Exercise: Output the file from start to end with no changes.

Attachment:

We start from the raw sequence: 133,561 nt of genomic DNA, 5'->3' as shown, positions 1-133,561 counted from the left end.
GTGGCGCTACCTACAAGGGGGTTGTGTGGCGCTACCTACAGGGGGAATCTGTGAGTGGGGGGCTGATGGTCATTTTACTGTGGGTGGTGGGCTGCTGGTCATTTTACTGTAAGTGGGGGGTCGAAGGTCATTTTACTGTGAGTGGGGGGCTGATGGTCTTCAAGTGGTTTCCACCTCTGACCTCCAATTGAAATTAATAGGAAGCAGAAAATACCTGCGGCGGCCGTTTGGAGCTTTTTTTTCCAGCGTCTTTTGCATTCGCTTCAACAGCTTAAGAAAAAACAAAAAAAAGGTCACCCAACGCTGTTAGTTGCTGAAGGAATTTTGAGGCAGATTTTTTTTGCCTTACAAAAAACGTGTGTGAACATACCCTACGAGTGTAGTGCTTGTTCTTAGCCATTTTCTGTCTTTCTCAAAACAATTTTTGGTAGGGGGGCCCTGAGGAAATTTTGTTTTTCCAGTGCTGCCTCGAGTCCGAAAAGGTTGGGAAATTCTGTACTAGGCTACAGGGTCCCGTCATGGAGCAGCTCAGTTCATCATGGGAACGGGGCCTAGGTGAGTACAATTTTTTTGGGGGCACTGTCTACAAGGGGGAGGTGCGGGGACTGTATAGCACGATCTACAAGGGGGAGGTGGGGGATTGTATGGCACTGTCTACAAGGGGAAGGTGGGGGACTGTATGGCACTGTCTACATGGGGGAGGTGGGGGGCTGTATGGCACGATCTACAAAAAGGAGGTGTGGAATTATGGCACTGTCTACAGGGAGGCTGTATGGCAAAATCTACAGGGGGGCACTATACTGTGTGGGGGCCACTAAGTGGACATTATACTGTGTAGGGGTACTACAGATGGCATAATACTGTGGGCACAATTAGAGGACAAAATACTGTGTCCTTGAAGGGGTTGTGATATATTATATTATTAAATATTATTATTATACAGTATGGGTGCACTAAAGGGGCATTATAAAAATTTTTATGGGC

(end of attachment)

We start from the raw sequence: 133,561 nt of genomic DNA, 5'->3' as shown, positions 1-133,561 counted from the left end.
GTGGCGCTACCTACAAGGGGGTTGTGTGGCGCTACCTACAGGGGGAATCTGTGAGTGGGGGGCTGATGGTCATTTTACTGTGGGTGGTGGGCTGCTGGTCATTTTACTGTAAGTGGGGGGTCGAAGGTCATTTTACTGTGAGTGGGGGGCTGATGGTCTTCAAGTGGTTTCCACCTCTGACCTCCAATTGAAATTAATAGGAAGCAGAAAATACCTGCGGCGGCCGTTTGGAGCTTTTTTTTCCAGCGTCTTTTGCATTCGCTTCAACAGCTTAAGAAAAAACAAAAAAAAGGTCACCCAACGCTGTTAGTTGCTGAAGGAATTTTGAGGCAGATTTTTTTTGCCTTACAAAAAACGTGTGTGAACATACCCTACGAGTGTAGTGCTTGTTCTTAGCCATTTTCTGTCTTTCTCAAAACAATTTTTGGTAGGGGGGCCCTGAGGAAATTTTGTTTTTCCAGTGCTGCCTCGAGTCCGAAAAGGTTGGGAAATTCTGTACTAGGCTACAGGGTCCCGTCATGGAGCAGCTCAGTTCATCATGGGAACGGGGCCTAGGTGAGTACAATTTTTTTGGGGGCACTGTCTACAAGGGGGAGGTGCGGGGACTGTATAGCACGATCTACAAGGGGGAGGTGGGGGATTGTATGGCACTGTCTACAAGGGGAAGGTGGGGGACTGTATGGCACTGTCTACATGGGGGAGGTGGGGGGCTGTATGGCACGATCTACAAAAAGGAGGTGTGGAATTATGGCACTGTCTACAGGGAGGCTGTATGGCAAAATCTACAGGGGGGCACTATACTGTGTGGGGGCCACTAAGTGGACATTATACTGTGTAGGGGTACTACAGATGGCATAATACTGTGGGCACAATTAGAGGACAAAATACTGTGTCCTTGAAGGGGTTGTGATATATTATATTATTAAATATTATTATTATACAGTATGGGTGCACTAAAGGGGCATTATAAAAATTTTTATGGGC